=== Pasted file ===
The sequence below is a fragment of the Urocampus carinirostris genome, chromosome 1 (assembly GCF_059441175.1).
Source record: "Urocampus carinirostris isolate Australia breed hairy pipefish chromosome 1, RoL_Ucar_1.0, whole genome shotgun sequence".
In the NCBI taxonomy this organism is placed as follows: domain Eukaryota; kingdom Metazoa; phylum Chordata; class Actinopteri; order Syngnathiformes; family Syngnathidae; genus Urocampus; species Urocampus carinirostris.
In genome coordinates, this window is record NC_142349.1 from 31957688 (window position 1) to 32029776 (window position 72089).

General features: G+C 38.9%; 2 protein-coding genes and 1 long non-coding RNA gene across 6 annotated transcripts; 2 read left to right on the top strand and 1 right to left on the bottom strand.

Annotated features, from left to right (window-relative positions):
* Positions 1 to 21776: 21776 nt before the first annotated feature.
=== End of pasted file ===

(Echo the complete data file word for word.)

The sequence below is a fragment of the Urocampus carinirostris genome, chromosome 1 (assembly GCF_059441175.1).
Source record: "Urocampus carinirostris isolate Australia breed hairy pipefish chromosome 1, RoL_Ucar_1.0, whole genome shotgun sequence".
In the NCBI taxonomy this organism is placed as follows: domain Eukaryota; kingdom Metazoa; phylum Chordata; class Actinopteri; order Syngnathiformes; family Syngnathidae; genus Urocampus; species Urocampus carinirostris.
In genome coordinates, this window is record NC_142349.1 from 31957688 (window position 1) to 32029776 (window position 72089).

General features: G+C 38.9%; 2 protein-coding genes and 1 long non-coding RNA gene across 6 annotated transcripts; 2 read left to right on the top strand and 1 right to left on the bottom strand.

Annotated features, from left to right (window-relative positions):
* Positions 1 to 21776: 21776 nt before the first annotated feature.